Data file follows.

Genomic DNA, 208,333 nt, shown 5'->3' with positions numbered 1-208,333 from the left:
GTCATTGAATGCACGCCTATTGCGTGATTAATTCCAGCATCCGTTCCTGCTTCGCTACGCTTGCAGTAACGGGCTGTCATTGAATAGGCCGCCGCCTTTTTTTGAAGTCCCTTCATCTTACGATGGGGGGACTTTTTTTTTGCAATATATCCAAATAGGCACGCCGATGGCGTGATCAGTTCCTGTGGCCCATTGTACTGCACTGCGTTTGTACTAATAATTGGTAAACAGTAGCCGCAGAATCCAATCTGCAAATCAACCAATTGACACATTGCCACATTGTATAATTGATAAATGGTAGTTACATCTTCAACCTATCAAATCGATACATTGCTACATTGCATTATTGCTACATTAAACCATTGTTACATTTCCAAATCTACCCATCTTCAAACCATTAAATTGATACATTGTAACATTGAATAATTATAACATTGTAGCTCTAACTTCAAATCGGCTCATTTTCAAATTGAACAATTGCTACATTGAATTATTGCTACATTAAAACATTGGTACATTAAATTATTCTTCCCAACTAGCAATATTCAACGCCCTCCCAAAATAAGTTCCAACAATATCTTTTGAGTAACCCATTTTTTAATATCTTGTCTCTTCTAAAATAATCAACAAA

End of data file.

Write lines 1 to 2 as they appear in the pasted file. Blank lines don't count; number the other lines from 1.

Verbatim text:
Genomic DNA, 208,333 nt, shown 5'->3' with positions numbered 1-208,333 from the left:
GTCATTGAATGCACGCCTATTGCGTGATTAATTCCAGCATCCGTTCCTGCTTCGCTACGCTTGCAGTAACGGGCTGTCATTGAATAGGCCGCCGCCTTTTTTTGAAGTCCCTTCATCTTACGATGGGGGGACTTTTTTTTTGCAATATATCCAAATAGGCACGCCGATGGCGTGATCAGTTCCTGTGGCCCATTGTACTGCACTGCGTTTGTACTAATAATTGGTAAACAGTAGCCGCAGAATCCAATCTGCAAATCAACCAATTGACACATTGCCACATTGTATAATTGATAAATGGTAGTTACATCTTCAACCTATCAAATCGATACATTGCTACATTGCATTATTGCTACATTAAACCATTGTTACATTTCCAAATCTACCCATCTTCAAACCATTAAATTGATACATTGTAACATTGAATAATTATAACATTGTAGCTCTAACTTCAAATCGGCTCATTTTCAAATTGAACAATTGCTACATTGAATTATTGCTACATTAAAACATTGGTACATTAAATTATTCTTCCCAACTAGCAATATTCAACGCCCTCCCAAAATAAGTTCCAACAATATCTTTTGAGTAACCCATTTTTTAATATCTTGTCTCTTCTAAAATAATCAACAAA